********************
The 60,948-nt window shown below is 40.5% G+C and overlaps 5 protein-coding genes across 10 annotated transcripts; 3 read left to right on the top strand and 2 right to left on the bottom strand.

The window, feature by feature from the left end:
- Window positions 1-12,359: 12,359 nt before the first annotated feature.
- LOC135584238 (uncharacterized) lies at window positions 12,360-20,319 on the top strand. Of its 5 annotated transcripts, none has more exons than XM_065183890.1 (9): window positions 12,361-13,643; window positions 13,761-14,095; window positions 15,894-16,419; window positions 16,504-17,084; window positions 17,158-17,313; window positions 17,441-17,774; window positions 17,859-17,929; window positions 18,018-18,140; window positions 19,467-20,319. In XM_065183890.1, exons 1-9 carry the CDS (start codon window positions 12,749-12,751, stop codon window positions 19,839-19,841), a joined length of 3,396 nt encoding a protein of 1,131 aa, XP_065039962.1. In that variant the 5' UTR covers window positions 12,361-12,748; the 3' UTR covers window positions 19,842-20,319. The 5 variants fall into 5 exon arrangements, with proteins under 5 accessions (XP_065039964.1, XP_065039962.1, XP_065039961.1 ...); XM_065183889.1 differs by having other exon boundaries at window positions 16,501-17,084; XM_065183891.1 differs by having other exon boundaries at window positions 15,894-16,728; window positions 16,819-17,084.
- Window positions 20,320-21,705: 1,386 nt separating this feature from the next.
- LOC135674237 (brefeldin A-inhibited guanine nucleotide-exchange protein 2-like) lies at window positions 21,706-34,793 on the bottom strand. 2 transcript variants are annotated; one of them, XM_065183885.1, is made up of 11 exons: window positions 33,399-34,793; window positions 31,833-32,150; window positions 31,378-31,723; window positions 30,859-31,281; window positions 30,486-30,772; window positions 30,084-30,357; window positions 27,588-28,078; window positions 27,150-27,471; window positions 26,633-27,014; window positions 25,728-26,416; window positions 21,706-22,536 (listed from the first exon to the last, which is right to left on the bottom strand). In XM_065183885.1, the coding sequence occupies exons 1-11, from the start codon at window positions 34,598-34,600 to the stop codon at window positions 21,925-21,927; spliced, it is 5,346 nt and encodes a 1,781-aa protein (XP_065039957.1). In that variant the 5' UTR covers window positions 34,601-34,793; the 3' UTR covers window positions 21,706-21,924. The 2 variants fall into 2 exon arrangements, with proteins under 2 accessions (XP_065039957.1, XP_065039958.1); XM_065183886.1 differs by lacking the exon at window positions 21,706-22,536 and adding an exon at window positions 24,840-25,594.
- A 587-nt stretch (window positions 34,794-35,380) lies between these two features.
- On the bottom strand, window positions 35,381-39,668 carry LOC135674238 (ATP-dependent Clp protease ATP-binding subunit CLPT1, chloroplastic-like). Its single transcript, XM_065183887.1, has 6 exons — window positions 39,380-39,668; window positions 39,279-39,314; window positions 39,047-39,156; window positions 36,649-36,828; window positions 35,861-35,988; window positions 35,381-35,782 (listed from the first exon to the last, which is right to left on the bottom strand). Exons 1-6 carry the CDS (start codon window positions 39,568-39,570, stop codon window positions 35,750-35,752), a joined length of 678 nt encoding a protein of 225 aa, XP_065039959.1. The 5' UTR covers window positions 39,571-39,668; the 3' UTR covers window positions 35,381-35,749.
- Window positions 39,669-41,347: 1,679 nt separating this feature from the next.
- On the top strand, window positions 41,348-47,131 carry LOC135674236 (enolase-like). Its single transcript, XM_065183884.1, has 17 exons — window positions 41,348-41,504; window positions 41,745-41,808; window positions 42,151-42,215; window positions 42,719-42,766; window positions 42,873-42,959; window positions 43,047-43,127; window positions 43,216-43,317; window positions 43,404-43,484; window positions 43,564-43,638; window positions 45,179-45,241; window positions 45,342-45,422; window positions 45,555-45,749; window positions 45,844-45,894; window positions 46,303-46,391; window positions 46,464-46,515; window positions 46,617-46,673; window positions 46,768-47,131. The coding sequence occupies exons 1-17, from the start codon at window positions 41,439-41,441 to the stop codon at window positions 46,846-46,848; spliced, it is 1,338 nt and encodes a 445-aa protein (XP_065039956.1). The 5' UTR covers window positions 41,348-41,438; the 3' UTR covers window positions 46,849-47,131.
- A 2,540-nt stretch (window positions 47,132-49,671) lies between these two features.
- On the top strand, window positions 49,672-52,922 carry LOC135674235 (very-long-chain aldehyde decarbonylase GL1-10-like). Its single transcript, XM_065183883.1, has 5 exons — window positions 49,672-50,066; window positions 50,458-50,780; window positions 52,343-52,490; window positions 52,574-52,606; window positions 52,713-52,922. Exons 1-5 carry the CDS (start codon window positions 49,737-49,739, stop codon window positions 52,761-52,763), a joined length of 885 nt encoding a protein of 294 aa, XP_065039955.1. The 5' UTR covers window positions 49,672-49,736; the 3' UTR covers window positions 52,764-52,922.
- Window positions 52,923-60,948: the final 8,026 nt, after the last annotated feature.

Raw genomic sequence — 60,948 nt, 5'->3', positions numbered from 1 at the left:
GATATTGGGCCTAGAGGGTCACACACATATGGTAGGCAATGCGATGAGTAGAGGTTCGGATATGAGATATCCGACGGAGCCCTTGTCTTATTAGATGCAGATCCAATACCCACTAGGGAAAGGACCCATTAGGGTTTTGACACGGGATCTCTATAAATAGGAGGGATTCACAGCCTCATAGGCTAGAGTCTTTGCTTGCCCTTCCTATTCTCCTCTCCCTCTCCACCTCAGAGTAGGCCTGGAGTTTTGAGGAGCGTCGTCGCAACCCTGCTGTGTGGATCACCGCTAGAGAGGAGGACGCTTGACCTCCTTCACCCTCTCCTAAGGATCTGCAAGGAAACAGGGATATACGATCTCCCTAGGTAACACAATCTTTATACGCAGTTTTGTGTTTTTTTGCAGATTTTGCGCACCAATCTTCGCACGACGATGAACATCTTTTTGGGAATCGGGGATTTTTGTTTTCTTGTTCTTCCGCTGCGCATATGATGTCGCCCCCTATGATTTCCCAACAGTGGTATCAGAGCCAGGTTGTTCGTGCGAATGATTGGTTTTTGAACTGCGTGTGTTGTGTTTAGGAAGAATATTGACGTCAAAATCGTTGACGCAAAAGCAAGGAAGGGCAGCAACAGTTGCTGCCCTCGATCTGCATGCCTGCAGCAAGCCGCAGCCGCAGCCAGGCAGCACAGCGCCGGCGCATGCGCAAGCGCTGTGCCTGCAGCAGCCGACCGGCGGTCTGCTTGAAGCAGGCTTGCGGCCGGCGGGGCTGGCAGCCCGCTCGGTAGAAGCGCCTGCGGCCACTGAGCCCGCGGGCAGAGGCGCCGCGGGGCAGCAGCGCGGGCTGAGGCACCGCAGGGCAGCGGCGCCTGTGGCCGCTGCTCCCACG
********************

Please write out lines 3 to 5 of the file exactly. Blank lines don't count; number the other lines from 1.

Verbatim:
- Window positions 1-12,359: 12,359 nt before the first annotated feature.
- LOC135584238 (uncharacterized) lies at window positions 12,360-20,319 on the top strand. Of its 5 annotated transcripts, none has more exons than XM_065183890.1 (9): window positions 12,361-13,643; window positions 13,761-14,095; window positions 15,894-16,419; window positions 16,504-17,084; window positions 17,158-17,313; window positions 17,441-17,774; window positions 17,859-17,929; window positions 18,018-18,140; window positions 19,467-20,319. In XM_065183890.1, exons 1-9 carry the CDS (start codon window positions 12,749-12,751, stop codon window positions 19,839-19,841), a joined length of 3,396 nt encoding a protein of 1,131 aa, XP_065039962.1. In that variant the 5' UTR covers window positions 12,361-12,748; the 3' UTR covers window positions 19,842-20,319. The 5 variants fall into 5 exon arrangements, with proteins under 5 accessions (XP_065039964.1, XP_065039962.1, XP_065039961.1 ...); XM_065183889.1 differs by having other exon boundaries at window positions 16,501-17,084; XM_065183891.1 differs by having other exon boundaries at window positions 15,894-16,728; window positions 16,819-17,084.
- Window positions 20,320-21,705: 1,386 nt separating this feature from the next.